I'm a little out of my depth here, but it would seem to me that double shots (two darts chambering from a hopper per shot) could be caused by too much airflow after the dart leaves the barrel. This may be fixed by lengthening the barrel.

I thought about double shots and didn't have a clear idea of the cause, but way too much air flow does seem highly plausible. Lengthening the barrel might help, but I'm not entirely sure as the only math I have for that is scaling. I'll have to think about it.

Also, I neglected to mention that my theory is based on the Venturi effect, which was previously hypothesized to explain how hoppers work. This idea combined with the high speed video in the thread were essential in figuring out what's going on. I did the math and found that the pressure drop from the Venturi effect is so small that darts can't advance unless the barrel gas flows into the surrounding air. This seems to fit with the high speed video. The darts don't advance until the current dart is out of the barrel and the barrel gas has had some time to drop to atmospheric.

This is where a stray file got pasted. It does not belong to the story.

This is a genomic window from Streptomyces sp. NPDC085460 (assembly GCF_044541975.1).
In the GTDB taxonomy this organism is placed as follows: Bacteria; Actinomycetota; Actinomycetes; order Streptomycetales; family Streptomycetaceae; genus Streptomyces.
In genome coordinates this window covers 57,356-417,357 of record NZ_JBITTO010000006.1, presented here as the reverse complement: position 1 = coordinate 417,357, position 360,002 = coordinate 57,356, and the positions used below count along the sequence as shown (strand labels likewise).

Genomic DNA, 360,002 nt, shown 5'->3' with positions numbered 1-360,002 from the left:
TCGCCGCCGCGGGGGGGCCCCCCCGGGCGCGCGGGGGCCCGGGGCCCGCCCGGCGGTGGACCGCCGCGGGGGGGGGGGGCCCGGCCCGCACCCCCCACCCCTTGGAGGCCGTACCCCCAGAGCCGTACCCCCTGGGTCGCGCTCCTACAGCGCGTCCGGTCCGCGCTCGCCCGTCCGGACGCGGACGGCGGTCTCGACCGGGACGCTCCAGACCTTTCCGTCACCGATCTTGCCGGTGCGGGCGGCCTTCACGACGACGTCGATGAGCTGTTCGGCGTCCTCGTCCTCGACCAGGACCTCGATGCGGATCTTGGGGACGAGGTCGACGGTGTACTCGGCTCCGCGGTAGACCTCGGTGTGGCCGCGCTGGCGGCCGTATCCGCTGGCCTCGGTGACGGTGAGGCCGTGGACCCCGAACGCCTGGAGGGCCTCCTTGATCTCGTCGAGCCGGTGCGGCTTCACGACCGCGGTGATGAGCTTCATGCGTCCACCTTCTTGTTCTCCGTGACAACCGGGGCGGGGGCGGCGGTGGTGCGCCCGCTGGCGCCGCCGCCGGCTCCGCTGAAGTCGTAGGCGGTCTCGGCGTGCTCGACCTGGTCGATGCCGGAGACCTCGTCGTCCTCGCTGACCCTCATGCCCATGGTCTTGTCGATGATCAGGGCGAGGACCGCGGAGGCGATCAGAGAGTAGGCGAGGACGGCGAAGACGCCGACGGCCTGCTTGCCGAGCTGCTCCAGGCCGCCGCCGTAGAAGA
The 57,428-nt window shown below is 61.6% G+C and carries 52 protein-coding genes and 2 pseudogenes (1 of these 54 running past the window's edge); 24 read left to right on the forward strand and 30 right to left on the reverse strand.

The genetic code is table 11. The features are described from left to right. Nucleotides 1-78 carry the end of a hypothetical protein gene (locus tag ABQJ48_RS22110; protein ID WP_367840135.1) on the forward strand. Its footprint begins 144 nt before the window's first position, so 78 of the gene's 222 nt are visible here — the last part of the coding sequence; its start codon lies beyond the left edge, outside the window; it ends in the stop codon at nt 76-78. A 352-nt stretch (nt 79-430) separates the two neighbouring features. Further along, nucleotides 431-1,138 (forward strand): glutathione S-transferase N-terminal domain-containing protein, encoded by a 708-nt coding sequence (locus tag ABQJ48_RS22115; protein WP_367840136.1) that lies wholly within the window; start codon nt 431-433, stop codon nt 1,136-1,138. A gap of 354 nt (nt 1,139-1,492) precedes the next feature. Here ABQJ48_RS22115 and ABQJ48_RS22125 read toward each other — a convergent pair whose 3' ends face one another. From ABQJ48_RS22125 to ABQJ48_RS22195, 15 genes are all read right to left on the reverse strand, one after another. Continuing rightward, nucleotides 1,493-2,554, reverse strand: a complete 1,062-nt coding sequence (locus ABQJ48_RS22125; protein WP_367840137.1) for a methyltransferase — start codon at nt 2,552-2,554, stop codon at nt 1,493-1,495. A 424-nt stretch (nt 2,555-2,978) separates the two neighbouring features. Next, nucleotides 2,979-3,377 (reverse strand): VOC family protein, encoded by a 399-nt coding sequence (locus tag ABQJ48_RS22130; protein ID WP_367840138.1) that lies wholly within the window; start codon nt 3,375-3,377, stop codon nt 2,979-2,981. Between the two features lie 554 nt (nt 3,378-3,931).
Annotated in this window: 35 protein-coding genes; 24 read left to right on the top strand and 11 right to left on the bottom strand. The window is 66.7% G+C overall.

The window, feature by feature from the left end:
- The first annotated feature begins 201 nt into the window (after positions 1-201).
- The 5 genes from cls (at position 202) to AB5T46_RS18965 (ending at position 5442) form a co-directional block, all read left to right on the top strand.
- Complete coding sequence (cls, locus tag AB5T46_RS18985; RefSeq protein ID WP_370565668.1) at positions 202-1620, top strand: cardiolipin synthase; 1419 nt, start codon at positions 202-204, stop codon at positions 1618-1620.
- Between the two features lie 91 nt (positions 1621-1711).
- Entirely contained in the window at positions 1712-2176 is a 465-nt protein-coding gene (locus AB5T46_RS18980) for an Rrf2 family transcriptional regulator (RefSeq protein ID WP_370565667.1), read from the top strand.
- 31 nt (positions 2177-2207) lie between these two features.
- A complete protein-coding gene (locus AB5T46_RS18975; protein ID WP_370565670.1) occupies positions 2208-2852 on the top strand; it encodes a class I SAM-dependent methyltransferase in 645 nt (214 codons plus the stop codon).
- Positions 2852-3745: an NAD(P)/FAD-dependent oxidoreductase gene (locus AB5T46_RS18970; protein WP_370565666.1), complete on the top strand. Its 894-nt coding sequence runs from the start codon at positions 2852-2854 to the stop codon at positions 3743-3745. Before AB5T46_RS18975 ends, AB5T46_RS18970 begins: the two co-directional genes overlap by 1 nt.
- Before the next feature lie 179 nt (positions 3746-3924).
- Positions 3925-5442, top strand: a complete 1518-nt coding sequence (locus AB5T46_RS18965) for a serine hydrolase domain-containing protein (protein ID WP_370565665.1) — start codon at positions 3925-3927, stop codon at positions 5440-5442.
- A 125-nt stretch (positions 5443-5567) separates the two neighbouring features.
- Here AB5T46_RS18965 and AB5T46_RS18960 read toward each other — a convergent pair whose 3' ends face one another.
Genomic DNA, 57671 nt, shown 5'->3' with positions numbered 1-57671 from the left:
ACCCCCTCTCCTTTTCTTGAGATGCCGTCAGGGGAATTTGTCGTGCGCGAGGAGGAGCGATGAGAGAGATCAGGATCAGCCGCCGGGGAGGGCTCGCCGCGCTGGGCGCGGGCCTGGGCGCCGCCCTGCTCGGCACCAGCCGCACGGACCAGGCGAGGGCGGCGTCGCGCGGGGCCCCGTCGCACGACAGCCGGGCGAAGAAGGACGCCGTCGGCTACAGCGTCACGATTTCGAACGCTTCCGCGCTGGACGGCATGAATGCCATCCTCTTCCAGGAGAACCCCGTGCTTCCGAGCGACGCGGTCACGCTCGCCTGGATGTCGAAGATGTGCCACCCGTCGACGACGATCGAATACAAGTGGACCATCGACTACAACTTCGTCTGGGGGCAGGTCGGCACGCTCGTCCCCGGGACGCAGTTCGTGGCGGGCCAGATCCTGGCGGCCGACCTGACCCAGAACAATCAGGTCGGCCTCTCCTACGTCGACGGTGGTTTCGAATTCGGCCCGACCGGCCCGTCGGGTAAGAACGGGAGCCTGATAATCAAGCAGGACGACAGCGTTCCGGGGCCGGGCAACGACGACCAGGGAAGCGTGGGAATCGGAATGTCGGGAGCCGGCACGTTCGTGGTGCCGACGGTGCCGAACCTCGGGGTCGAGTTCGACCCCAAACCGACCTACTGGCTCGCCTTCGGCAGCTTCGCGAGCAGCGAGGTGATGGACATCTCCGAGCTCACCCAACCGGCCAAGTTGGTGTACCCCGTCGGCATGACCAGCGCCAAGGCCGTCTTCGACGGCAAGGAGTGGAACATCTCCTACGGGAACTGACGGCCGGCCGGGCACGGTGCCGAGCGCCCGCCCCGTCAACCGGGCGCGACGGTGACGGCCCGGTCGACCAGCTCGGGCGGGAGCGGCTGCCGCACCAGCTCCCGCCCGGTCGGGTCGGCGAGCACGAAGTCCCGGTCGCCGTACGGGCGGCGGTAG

I'll see if I have time to make a more detailed post about these findings this coming weekend.

#337770 Question about airgun fittings

Posted by Doom on 27 March 2014 - 09:46 PM in General Nerf

A few Nerfers have used barbed fittings. I imagine the reason they are rare is that Captain Slug used them because he liked them, and other people just copied what he did without thinking much about it. There are no disadvantages to barbed fittings aside from that they can be a little difficult to set up. You usually need tubing clamps to keep the tubing on. I'm not sure what the outer diameter of your tubing is, but something like 5324K51 should serve you well.